Southwest History 1966: Rollin King marched into Herb Kelleher’s law office with a plan to start a low-cost/low-fare airline that would shuttle passengers between San Antonio, Dallas, and Houston. Thought of this idea because businessmen were complaining about the commute. 1967: Kelleher filed papers to incorporate the new airline and submitted an application to the Texas Aeronautics Commission for the new company to serve Dallas, Houston, and San Antonio. ——4 year legal and regulatory battle from rival airlines—— 1971 (January): Lamar Muse brought in as the CEO to get operations under way.
Boeing supplied three new 737s, discounted price by $1 million (5>4) and financed 90% of the $12 million deal. 1971 (June): Southwest initiated its first flights with a schedule that soon included 6 round-trips between Dallas and San Antonio and 12 round-trips between Houston and Dallas. Disappointing results despite only $20 fare compared to rivals $27-28. Their funds stretched thin and they were putting fuel on Muse’s credit card. Employee morale was high. 1971 (November): Muse came up with idea to offer $10 fare to passengers on the Friday-night Houston>Dallas flight.
The flight sold-out without advertising. Muse came up with a two-tier on-peak and off-peak pricing structure. BEGINNING OF THE NO-LAYOFF POLICY, they have never laid off or furloughed any employees. 1972: Moved flights in Houston from the newly opened Houston Intercontinental Airport to the abandoned Houston Hobby Airport (for money and location reasons). 1973: Reported its first-ever annual profit in 1973. Introduced a profit-sharing plan for senior employees (first in the airline industry) ——-Rest of the 1970s consisted of legal battles——- 1977: Listed on the NYSE 978: Muse resigned; Howard Putnam became CEO after Kelleher turned down the offer.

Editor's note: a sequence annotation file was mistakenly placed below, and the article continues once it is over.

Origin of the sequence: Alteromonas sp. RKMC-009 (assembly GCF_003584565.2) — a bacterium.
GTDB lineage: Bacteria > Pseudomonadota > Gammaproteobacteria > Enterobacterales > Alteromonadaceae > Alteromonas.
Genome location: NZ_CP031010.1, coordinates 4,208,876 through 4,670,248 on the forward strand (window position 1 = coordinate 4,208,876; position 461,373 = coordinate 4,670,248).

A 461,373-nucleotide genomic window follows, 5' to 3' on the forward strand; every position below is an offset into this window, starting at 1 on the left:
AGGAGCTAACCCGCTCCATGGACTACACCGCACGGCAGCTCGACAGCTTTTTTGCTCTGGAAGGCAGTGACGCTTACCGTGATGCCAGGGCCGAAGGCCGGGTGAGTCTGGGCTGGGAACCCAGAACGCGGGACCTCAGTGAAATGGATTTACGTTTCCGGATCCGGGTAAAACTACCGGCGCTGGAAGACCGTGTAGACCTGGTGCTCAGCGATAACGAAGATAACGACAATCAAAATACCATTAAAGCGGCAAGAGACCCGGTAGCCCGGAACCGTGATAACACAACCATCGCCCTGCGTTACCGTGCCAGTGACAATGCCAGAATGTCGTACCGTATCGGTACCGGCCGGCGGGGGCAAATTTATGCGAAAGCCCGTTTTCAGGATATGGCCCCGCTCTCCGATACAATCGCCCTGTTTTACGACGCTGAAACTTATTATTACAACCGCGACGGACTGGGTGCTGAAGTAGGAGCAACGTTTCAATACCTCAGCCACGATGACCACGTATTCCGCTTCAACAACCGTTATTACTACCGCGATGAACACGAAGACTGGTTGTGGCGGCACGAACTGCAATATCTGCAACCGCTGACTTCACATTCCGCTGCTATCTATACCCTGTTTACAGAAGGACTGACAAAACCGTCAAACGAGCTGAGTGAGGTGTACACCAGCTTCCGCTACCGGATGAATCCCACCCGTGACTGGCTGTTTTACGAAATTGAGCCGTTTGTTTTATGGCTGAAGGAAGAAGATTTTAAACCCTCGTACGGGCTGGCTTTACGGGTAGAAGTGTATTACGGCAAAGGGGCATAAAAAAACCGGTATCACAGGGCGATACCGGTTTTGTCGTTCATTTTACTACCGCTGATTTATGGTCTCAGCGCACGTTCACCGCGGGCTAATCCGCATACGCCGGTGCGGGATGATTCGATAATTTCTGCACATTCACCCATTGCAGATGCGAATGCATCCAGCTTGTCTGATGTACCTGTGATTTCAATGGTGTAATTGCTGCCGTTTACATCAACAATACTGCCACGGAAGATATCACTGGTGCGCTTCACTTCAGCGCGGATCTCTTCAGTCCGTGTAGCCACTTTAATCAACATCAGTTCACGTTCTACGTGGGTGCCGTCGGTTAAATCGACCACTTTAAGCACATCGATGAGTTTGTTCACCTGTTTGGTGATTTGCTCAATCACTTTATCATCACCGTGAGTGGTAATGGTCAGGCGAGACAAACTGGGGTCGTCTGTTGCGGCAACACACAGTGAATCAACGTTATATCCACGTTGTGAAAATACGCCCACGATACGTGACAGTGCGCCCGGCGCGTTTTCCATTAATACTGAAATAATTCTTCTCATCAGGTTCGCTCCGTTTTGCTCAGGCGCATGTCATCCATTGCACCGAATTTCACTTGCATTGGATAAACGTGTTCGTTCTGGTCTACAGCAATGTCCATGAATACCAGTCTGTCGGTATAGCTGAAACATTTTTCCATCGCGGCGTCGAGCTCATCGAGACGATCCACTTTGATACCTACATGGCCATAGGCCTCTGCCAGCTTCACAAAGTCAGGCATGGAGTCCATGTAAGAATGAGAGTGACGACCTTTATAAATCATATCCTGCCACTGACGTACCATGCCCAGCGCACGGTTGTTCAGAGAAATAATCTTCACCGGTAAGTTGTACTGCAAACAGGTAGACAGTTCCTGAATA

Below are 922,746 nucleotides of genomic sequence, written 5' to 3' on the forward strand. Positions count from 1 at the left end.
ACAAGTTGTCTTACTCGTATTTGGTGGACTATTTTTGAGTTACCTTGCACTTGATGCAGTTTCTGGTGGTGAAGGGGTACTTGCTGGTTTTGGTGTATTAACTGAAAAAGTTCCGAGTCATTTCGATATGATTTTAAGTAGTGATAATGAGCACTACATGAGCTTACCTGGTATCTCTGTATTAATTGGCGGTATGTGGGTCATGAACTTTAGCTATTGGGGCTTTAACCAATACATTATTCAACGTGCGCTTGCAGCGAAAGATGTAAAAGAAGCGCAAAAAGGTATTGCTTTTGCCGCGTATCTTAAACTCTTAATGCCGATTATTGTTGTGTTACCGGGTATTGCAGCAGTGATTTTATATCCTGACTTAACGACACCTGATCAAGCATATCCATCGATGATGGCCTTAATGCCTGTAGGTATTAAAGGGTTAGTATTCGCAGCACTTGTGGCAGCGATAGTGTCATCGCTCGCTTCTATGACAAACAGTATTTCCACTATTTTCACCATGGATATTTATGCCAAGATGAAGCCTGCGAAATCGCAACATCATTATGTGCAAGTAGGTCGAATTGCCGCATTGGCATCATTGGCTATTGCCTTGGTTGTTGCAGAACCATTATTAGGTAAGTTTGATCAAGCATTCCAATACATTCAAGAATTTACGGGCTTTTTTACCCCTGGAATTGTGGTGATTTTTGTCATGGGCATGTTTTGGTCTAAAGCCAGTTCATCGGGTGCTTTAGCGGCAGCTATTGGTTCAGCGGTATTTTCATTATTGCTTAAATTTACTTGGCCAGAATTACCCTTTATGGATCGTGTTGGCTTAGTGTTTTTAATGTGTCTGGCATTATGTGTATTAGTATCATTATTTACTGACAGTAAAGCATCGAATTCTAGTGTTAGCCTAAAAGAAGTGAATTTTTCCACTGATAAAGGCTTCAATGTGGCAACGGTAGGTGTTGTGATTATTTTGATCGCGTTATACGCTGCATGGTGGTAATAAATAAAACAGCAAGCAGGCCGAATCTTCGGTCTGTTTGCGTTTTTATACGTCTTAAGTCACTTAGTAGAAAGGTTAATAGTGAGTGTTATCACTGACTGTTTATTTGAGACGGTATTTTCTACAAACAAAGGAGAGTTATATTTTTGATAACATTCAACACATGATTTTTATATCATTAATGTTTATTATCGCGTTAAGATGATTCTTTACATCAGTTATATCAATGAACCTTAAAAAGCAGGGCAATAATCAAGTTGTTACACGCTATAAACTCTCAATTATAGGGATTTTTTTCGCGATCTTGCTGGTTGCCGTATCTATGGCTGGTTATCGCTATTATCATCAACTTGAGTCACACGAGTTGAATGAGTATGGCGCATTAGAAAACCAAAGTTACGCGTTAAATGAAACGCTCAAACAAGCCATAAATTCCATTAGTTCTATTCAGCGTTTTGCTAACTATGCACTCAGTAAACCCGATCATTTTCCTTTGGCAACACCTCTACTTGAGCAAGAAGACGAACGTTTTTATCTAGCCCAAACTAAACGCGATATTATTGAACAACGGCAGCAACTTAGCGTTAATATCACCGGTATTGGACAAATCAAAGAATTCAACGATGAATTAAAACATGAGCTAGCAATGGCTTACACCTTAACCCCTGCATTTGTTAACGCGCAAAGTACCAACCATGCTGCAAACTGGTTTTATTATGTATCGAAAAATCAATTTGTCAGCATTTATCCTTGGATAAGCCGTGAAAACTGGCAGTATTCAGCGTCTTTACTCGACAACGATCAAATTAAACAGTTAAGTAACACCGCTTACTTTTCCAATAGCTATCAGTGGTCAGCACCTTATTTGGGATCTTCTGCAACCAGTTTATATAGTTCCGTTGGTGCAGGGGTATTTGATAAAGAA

1979: First route outside Texas (New Orleans) 1981: Putnam resigned; Kelleher became CEO. Southwest had 27 planes, $270 million in revenues, 2100 employees, and 14 destination cities. Kelleher did not run from his office but among the troops. 1983: 3 additional Boeing 737s purchased; Southwest flies more than 9. 5 million passengers. 1984: Southwest is ranked first in customer satisfaction among the U. S. airlines for the fourth straight year. 1985: Service begins to St.